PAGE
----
What Causes Acne?

Acne is the visual manifestation of hormonal, bacterial, and other inflammatory disturbances that take place in the oil pore (pilosebaceous follicle).

No one factor causes acne. Acne happens when oil (sebaceous) glands come to life around puberty stimulated by male hormones from the adrenal glands of both boys and girls, although acne can occur at any age.

Oil is a natural substance that lubricates and protects the skin. Under certain circumstances, cells that are close to the surface block the openings of sebaceous glands usually because of a build-up of dead skin cells due to not exfoliating regularly. This causes a build-up of oil underneath. This oil allows bacteria to multiply and causes surrounding tissues to become inflamed.

If the inflammation is right near the surface, you get a pustule; if it’s deeper, a papule (pimple), deeper still, and it’s a cyst. If the oil breaks through to the surface, the result is a ‘whitehead.’ If the oil becomes oxidized (that is, oxygen in the air reaches the oil), the oil changes from white to black, and the result is a “blackhead.”

Here are the most common cause of acne:

A hormone called androgen, produced during puberty is a major contributor to the cause of acne. Many acne sufferers are adolescents and teens. Hormones are also responsible for acne flare-ups during menstruation, pregnancy, and perimenopause. Androgens stimulate the sebaceous glands and produce extra sebum. The sebum mixes with common skin bacteria and dead skin cells that have been shed from the lining of the follicle. While this process is normal, the presence of extra sebum in the follicle increases the chances of clogging — and for acne to occur.

Stress can upset our hormonal balance. Cortisol is produced during stressful times, and it can aggravate acne.

Heridity can be a factor in very severe and/or cystic acne.

Cosmetics and skincare products can be pore-clogging. Heavy make-up, skincare products, foundations, and pomades contain lanolin, petrolatum, vegetable oils, butyl stearate, lauryl alcohol, and oleic acid, as well as toxic or skin-irritating preservatives, fillers, fragrances or emulsifiers.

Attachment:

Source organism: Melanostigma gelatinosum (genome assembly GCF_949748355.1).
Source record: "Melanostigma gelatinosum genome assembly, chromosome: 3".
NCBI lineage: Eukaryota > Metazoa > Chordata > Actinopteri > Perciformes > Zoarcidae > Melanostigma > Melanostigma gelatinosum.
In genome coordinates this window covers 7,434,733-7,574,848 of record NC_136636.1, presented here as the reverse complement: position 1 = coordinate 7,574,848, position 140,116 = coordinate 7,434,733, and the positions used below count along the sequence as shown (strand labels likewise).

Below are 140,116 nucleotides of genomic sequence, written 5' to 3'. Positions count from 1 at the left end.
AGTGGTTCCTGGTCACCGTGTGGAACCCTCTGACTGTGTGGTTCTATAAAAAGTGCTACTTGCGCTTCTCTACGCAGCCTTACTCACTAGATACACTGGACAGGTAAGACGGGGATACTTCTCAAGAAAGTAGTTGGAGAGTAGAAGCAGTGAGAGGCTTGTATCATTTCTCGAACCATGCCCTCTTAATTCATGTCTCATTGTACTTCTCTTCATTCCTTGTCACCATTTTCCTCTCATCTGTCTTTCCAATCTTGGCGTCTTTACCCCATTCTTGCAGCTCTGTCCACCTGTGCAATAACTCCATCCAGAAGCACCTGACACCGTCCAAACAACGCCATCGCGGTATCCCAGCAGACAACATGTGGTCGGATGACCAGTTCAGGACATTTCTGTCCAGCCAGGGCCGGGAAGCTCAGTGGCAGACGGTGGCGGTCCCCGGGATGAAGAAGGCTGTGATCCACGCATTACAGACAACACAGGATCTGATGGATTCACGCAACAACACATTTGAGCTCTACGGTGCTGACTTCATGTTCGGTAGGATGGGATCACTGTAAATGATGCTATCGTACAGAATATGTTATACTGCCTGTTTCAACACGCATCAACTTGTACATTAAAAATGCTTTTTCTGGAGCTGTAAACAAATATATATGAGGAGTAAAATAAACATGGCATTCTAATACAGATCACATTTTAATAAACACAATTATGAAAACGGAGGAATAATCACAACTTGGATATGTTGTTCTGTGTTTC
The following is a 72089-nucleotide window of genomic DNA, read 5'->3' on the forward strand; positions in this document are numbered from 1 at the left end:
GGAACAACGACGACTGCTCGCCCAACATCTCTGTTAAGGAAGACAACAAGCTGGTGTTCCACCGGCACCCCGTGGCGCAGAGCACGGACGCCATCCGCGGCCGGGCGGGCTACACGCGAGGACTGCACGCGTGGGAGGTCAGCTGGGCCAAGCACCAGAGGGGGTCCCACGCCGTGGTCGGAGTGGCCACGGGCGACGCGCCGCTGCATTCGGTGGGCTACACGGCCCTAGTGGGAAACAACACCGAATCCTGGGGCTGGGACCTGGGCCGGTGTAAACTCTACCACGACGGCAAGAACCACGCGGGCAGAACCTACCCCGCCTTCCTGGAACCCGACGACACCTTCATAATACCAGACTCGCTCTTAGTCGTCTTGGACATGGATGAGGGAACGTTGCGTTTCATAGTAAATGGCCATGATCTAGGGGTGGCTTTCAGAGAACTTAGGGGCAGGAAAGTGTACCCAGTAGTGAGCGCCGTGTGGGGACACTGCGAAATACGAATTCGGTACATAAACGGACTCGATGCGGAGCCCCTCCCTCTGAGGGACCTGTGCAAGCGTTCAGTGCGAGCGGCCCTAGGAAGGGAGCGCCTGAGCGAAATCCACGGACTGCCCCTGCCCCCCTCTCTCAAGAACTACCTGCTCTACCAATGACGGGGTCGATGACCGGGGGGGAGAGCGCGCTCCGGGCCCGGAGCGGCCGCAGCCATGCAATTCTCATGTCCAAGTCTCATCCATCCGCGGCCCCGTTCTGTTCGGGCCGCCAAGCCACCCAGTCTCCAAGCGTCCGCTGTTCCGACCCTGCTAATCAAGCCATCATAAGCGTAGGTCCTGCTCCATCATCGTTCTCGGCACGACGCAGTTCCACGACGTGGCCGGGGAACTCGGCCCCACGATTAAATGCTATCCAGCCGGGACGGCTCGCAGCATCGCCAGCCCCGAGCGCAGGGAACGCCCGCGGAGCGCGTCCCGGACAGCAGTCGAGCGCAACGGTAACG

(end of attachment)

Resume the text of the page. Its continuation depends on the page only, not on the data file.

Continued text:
Over abrasive cleansing
Inappropriate and harsh cleansers and exfoliators can damage skin and spread infections. If products are too alkaline and strip the natural oil and hydration of the skin, two things can happen. The pH can shift, and they lack a good ‘barrier function’ on the skin surface will make the skin more vulnerable to receiving bacteria, and ultimately make any small break out worse.

Certain medications and steroids
can alter your body chemistry and stimulate acne.

A diet that is high in refined carbohydrates and sugars can aggravate acne by increasing internal inflammation. Dr. Perricone’s books are a good resource for understanding skin and inflammation.

Pressure from equipment
In some people, pressure from phones, helmets, chinstraps, collars, can aggravate acne.

Picking and squeezing
This can send the infection deeper into the skin and can cause scarring.

Environmental Irritants
Pollution is bad for the internal body as well as the skin. In some jobs, exposure to industrial products may produce acne.

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Amy's Skin Care